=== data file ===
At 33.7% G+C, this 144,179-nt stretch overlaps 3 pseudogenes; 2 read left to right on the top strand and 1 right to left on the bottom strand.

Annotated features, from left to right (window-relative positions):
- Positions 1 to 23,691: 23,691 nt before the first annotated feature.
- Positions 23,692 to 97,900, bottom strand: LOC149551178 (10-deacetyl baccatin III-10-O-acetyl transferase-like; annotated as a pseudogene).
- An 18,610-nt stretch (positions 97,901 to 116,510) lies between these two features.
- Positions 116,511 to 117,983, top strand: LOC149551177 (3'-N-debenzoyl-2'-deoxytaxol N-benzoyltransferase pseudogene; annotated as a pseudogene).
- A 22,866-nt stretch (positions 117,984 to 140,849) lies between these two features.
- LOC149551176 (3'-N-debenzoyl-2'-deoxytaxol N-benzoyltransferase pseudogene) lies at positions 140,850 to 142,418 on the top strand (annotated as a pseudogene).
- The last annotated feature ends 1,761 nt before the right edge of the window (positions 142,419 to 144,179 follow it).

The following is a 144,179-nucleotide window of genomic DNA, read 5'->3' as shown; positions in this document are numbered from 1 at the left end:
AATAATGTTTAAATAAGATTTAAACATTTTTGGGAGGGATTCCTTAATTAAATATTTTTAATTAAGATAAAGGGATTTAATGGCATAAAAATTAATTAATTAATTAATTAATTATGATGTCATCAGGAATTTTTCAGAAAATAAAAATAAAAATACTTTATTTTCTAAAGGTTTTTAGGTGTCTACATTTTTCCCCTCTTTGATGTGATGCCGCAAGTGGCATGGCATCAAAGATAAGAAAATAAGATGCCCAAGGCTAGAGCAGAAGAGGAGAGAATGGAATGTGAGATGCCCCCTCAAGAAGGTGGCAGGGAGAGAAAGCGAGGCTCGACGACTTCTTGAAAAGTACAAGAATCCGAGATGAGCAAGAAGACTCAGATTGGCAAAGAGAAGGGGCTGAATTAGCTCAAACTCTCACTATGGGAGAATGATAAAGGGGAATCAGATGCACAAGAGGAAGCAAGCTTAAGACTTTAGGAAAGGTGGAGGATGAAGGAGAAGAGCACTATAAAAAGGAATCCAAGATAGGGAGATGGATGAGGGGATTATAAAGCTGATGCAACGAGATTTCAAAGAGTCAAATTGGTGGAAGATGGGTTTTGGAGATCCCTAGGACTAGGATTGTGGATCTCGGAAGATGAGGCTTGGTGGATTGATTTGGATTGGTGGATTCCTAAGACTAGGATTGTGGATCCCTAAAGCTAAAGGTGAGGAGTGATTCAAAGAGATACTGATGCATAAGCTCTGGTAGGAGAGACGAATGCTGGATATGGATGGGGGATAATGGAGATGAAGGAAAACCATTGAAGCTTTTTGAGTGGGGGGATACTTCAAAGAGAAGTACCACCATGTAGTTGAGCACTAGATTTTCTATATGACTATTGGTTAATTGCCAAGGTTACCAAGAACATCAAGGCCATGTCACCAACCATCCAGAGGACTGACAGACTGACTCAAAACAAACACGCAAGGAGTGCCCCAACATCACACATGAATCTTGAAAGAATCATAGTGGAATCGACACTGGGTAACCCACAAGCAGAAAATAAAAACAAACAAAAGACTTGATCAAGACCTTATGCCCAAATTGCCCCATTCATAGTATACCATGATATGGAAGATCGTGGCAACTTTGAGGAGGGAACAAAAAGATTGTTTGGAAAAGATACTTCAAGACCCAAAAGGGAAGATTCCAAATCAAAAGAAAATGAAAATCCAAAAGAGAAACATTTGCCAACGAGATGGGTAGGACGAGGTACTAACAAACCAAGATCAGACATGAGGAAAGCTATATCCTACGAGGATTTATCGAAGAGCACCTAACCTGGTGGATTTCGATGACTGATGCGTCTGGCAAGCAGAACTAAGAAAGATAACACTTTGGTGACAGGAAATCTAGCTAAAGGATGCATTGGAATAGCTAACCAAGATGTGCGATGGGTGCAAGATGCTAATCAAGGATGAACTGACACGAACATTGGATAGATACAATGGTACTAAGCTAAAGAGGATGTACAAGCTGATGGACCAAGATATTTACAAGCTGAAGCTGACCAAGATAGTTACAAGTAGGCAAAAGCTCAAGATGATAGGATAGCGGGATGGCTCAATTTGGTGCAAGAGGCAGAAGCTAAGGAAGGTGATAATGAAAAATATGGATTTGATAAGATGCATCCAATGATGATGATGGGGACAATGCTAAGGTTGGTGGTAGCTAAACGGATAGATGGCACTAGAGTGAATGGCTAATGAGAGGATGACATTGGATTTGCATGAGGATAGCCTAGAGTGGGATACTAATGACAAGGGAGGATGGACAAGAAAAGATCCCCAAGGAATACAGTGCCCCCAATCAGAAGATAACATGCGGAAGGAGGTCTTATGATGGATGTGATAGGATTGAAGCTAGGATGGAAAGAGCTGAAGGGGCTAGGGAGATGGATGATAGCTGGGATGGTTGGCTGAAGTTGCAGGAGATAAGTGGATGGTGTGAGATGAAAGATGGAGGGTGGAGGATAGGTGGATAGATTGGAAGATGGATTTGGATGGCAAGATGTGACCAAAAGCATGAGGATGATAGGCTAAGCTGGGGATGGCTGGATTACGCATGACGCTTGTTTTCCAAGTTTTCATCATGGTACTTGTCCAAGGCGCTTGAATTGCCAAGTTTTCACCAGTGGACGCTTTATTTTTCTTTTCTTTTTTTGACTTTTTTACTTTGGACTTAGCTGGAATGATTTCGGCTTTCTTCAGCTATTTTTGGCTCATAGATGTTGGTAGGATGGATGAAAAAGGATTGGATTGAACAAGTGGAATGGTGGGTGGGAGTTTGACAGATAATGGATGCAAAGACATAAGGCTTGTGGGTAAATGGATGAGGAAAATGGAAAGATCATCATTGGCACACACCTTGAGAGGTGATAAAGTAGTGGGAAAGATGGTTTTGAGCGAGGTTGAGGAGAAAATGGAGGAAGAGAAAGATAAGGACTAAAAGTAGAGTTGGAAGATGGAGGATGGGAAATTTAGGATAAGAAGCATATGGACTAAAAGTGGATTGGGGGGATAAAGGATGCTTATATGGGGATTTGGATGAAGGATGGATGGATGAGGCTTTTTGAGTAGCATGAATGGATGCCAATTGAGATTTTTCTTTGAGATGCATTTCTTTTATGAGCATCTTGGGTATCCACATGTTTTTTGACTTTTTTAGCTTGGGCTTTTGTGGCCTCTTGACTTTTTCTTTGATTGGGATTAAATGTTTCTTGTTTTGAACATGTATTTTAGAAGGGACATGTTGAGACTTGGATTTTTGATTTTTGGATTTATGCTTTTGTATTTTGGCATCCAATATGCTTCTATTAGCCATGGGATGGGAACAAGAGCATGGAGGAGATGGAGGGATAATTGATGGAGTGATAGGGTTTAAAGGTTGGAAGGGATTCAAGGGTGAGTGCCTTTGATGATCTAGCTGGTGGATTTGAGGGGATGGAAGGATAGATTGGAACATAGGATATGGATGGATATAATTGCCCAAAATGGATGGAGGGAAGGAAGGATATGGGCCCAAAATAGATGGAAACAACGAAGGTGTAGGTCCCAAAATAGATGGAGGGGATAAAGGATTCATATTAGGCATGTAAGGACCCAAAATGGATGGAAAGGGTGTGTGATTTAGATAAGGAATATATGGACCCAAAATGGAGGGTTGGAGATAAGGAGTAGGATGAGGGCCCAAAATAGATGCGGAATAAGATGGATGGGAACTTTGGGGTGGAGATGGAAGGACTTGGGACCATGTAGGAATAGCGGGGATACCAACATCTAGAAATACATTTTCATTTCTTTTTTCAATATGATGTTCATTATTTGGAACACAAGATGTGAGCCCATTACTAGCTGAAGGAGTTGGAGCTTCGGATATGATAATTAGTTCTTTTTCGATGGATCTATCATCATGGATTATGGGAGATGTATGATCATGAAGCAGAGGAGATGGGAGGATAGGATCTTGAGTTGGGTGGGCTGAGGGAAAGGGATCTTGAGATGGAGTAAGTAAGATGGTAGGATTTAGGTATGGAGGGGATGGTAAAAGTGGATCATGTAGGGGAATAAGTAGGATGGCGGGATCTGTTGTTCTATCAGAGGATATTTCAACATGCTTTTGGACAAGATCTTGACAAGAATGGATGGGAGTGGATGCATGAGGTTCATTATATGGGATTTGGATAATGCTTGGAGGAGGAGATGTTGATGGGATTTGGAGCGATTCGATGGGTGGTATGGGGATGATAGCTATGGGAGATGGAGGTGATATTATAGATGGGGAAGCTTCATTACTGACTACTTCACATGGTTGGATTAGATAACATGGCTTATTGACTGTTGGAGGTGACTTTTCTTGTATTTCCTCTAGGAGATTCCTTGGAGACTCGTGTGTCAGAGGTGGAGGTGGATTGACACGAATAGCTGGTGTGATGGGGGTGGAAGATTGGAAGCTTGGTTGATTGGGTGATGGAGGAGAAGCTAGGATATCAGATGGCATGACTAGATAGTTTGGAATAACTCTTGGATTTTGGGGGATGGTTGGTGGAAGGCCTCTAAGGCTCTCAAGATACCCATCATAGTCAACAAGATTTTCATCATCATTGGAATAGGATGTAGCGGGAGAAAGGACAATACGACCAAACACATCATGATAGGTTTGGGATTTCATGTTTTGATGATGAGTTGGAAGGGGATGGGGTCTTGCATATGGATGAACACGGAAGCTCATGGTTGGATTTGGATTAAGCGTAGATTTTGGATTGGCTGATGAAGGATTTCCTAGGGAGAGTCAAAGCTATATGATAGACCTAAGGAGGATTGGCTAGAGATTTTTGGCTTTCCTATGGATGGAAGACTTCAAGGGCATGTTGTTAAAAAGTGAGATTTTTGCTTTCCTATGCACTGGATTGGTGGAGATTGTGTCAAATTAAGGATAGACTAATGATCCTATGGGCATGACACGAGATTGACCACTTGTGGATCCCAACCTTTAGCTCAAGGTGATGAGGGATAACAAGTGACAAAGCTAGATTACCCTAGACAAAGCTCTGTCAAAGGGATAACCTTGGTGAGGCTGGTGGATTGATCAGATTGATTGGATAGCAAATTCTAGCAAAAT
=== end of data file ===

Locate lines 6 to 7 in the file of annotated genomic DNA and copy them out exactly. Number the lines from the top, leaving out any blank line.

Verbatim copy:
- Positions 116,511 to 117,983, top strand: LOC149551177 (3'-N-debenzoyl-2'-deoxytaxol N-benzoyltransferase pseudogene; annotated as a pseudogene).
- A 22,866-nt stretch (positions 117,984 to 140,849) lies between these two features.